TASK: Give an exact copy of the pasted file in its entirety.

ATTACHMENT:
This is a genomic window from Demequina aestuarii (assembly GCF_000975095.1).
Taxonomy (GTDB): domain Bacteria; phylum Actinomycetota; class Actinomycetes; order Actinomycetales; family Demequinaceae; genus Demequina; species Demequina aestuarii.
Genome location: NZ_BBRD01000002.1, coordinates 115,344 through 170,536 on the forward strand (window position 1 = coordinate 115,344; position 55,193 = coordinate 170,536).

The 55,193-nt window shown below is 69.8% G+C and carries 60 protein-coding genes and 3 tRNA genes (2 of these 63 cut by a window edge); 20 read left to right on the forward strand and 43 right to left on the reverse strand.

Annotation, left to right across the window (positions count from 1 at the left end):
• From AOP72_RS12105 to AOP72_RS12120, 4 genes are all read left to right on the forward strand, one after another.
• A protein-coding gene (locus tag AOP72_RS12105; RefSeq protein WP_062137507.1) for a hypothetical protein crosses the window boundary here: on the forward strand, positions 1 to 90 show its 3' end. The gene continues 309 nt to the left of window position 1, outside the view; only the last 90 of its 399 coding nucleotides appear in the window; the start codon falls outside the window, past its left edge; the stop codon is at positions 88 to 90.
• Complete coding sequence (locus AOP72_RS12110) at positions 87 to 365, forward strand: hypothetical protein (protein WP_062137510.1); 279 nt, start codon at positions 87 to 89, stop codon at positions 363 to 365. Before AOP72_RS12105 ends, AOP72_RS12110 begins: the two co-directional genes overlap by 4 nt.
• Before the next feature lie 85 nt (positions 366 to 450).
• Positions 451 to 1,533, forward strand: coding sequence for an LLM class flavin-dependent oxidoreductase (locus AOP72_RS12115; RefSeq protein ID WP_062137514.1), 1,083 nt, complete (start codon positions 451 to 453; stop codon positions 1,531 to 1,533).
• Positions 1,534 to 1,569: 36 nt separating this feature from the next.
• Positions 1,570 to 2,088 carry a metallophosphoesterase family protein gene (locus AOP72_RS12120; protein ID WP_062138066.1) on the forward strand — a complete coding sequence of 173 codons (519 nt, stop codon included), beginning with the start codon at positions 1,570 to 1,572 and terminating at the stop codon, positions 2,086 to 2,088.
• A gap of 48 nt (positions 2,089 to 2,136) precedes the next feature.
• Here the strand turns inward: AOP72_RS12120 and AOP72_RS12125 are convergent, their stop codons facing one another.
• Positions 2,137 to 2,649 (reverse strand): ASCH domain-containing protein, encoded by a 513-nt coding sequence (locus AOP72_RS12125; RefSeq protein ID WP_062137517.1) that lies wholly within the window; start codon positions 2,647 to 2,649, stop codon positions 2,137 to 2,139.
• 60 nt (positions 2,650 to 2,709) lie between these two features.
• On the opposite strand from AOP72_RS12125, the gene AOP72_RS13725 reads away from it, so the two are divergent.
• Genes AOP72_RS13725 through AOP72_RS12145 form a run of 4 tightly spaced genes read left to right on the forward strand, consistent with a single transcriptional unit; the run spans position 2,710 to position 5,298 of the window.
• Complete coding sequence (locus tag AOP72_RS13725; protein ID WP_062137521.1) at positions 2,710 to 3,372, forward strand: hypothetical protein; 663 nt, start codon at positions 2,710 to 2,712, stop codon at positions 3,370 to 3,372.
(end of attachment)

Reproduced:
This is a genomic window from Demequina aestuarii (assembly GCF_000975095.1).
Taxonomy (GTDB): domain Bacteria; phylum Actinomycetota; class Actinomycetes; order Actinomycetales; family Demequinaceae; genus Demequina; species Demequina aestuarii.
Genome location: NZ_BBRD01000002.1, coordinates 115,344 through 170,536 on the forward strand (window position 1 = coordinate 115,344; position 55,193 = coordinate 170,536).

The 55,193-nt window shown below is 69.8% G+C and carries 60 protein-coding genes and 3 tRNA genes (2 of these 63 cut by a window edge); 20 read left to right on the forward strand and 43 right to left on the reverse strand.

Annotation, left to right across the window (positions count from 1 at the left end):
• From AOP72_RS12105 to AOP72_RS12120, 4 genes are all read left to right on the forward strand, one after another.
• A protein-coding gene (locus tag AOP72_RS12105; RefSeq protein WP_062137507.1) for a hypothetical protein crosses the window boundary here: on the forward strand, positions 1 to 90 show its 3' end. The gene continues 309 nt to the left of window position 1, outside the view; only the last 90 of its 399 coding nucleotides appear in the window; the start codon falls outside the window, past its left edge; the stop codon is at positions 88 to 90.
• Complete coding sequence (locus AOP72_RS12110) at positions 87 to 365, forward strand: hypothetical protein (protein WP_062137510.1); 279 nt, start codon at positions 87 to 89, stop codon at positions 363 to 365. Before AOP72_RS12105 ends, AOP72_RS12110 begins: the two co-directional genes overlap by 4 nt.
• Before the next feature lie 85 nt (positions 366 to 450).
• Positions 451 to 1,533, forward strand: coding sequence for an LLM class flavin-dependent oxidoreductase (locus AOP72_RS12115; RefSeq protein ID WP_062137514.1), 1,083 nt, complete (start codon positions 451 to 453; stop codon positions 1,531 to 1,533).
• Positions 1,534 to 1,569: 36 nt separating this feature from the next.
• Positions 1,570 to 2,088 carry a metallophosphoesterase family protein gene (locus AOP72_RS12120; protein ID WP_062138066.1) on the forward strand — a complete coding sequence of 173 codons (519 nt, stop codon included), beginning with the start codon at positions 1,570 to 1,572 and terminating at the stop codon, positions 2,086 to 2,088.
• A gap of 48 nt (positions 2,089 to 2,136) precedes the next feature.
• Here the strand turns inward: AOP72_RS12120 and AOP72_RS12125 are convergent, their stop codons facing one another.
• Positions 2,137 to 2,649 (reverse strand): ASCH domain-containing protein, encoded by a 513-nt coding sequence (locus AOP72_RS12125; RefSeq protein ID WP_062137517.1) that lies wholly within the window; start codon positions 2,647 to 2,649, stop codon positions 2,137 to 2,139.
• 60 nt (positions 2,650 to 2,709) lie between these two features.
• On the opposite strand from AOP72_RS12125, the gene AOP72_RS13725 reads away from it, so the two are divergent.
• Genes AOP72_RS13725 through AOP72_RS12145 form a run of 4 tightly spaced genes read left to right on the forward strand, consistent with a single transcriptional unit; the run spans position 2,710 to position 5,298 of the window.
• Complete coding sequence (locus tag AOP72_RS13725; protein ID WP_062137521.1) at positions 2,710 to 3,372, forward strand: hypothetical protein; 663 nt, start codon at positions 2,710 to 2,712, stop codon at positions 3,370 to 3,372.